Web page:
Offshore wind survey set to begin

The Scarlett Isabella, seen here at dock in Ocean City, was to shove off Monday night for a 30- to 40-day cruise conducting a geophysical survey of the sea floor off Maryland's coast. (Andrew Gohn, Maryland Energy Administration / June 24, 2013)

Maryland's bid to put wind turbines off Ocean City is setting sail.

The Scarlett Isabella, a 130-foot vessel outfitted with sophisticated sonar and seismic gear, is scheduled to shove off from West Ocean City Monday night to begin surveying the Atlantic sea floor 10 to 30 miles off the Maryland coast.

The ship's 30- to 40-day voyage is being underwritten by the state of Maryland. Earlier this year, the state Board of Public Works gave a $3.3 million contract to Coastal Planning & Engineering, a Florida-based marine engineering firm, to conduct a geophysical survey of the "wind energy area" designated off the state's coast by the U.S. Interior Department.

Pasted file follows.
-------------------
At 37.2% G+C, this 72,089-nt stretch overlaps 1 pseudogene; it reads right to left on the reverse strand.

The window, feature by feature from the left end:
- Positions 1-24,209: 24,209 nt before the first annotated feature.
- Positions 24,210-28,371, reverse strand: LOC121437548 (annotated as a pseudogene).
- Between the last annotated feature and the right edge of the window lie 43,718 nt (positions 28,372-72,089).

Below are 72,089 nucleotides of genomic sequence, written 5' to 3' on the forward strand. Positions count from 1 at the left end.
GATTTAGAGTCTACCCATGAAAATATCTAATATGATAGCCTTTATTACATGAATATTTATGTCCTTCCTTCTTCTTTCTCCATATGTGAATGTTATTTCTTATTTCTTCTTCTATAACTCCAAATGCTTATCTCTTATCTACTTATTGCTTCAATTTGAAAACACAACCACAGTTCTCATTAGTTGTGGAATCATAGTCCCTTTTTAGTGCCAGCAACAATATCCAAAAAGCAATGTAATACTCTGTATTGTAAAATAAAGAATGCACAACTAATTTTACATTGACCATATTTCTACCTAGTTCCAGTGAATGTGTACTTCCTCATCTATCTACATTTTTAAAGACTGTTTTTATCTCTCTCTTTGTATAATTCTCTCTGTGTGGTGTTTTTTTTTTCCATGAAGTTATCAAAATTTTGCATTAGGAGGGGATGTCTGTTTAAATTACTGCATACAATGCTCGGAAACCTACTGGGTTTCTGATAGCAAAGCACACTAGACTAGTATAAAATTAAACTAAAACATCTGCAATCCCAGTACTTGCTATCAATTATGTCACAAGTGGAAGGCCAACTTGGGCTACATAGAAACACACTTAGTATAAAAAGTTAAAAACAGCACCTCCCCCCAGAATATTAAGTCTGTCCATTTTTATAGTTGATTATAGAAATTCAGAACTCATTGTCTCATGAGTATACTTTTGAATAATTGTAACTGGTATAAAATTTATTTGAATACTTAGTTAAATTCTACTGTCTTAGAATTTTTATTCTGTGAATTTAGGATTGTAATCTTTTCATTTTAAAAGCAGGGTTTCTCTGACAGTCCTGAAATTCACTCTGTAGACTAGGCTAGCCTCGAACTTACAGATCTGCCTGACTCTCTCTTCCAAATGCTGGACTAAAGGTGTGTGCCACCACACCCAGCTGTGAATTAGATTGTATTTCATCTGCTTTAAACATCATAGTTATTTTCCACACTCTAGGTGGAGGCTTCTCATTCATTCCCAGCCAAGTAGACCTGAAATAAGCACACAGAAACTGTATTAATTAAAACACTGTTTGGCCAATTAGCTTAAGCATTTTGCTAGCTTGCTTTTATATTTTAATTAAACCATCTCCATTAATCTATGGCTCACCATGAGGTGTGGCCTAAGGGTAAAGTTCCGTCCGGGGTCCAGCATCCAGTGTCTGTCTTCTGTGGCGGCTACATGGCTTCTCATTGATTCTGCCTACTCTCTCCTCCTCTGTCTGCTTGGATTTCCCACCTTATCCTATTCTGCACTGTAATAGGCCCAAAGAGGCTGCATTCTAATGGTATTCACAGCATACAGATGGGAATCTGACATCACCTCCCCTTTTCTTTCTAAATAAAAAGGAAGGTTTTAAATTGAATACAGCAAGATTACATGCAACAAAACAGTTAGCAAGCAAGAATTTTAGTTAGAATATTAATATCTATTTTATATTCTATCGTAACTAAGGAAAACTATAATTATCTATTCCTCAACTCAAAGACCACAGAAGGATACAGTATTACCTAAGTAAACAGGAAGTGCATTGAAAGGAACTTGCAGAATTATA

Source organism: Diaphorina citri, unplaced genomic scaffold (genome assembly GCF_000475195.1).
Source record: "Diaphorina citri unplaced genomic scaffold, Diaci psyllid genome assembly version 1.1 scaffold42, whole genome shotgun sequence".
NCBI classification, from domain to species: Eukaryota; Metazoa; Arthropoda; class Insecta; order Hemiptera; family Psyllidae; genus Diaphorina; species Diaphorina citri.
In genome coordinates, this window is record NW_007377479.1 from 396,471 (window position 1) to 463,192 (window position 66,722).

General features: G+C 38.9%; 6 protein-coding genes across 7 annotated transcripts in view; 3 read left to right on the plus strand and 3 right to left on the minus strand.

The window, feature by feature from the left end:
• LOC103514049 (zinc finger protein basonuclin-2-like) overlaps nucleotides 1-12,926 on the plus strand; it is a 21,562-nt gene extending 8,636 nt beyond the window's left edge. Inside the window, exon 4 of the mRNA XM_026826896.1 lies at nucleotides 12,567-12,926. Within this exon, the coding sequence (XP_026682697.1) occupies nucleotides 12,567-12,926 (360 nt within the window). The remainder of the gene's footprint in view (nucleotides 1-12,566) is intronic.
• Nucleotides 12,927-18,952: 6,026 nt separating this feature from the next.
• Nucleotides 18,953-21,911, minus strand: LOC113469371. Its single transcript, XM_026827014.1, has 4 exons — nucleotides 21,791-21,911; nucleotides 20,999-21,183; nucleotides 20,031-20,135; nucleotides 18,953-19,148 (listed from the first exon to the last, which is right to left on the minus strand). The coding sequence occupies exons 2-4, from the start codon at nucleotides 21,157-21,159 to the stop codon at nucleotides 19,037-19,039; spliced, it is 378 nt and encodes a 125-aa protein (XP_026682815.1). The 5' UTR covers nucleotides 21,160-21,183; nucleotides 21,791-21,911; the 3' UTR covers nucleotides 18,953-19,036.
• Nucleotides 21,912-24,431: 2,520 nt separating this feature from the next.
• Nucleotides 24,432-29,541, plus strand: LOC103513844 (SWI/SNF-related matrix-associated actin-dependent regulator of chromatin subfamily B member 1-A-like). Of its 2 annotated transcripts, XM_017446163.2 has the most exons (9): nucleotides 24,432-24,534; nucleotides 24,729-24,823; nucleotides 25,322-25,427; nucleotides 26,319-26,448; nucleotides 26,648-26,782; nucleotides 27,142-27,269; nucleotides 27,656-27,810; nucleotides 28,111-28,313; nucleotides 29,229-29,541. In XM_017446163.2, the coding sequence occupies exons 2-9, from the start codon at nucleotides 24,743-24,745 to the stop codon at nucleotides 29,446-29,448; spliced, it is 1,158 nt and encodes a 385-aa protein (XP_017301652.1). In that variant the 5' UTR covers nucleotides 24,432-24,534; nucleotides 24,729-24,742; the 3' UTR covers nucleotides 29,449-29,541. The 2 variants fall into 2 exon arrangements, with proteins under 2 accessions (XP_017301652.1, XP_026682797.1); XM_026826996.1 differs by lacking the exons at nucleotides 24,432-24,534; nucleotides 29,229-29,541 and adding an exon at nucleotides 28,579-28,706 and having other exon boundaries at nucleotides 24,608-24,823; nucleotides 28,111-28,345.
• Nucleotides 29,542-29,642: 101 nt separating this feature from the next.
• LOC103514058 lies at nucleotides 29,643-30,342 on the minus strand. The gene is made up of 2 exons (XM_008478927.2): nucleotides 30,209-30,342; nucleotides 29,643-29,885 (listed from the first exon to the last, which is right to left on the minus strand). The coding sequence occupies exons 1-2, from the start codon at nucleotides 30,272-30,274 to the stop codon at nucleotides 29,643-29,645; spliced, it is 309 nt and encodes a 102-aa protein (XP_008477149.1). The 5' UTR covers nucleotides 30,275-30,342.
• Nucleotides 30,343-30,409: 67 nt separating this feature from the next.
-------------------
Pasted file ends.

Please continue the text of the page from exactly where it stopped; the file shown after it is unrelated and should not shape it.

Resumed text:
The information gleaned from the mission is intended to help offshore wind developers put together their bids to the federal government for leasing spots off the Maryland coast on which to build massive turbines.

"In a perfect world, a wind energy developer can take the data we’re devleloping here and incorporate that into their development plan," said Andrew Gohn, clean energy program manager for the Maryland Energy Administration.

The survey comes shortly after the Obama administration announced the first lease sale next month for commerical offshore wind projects off Rhode Island and Massachusetts.

A similar lease sale for Maryland's coast is still a ways off. But earlier this year, after three years of debate, state lawmakers approved Gov. Martin O'Malley's proposal to give up to $1.7 billion worth of incentives to offshore wind developers.  The state's residential electric customers would subsidize those incentives, by paying up to $1.50 a month if and when turbines get built.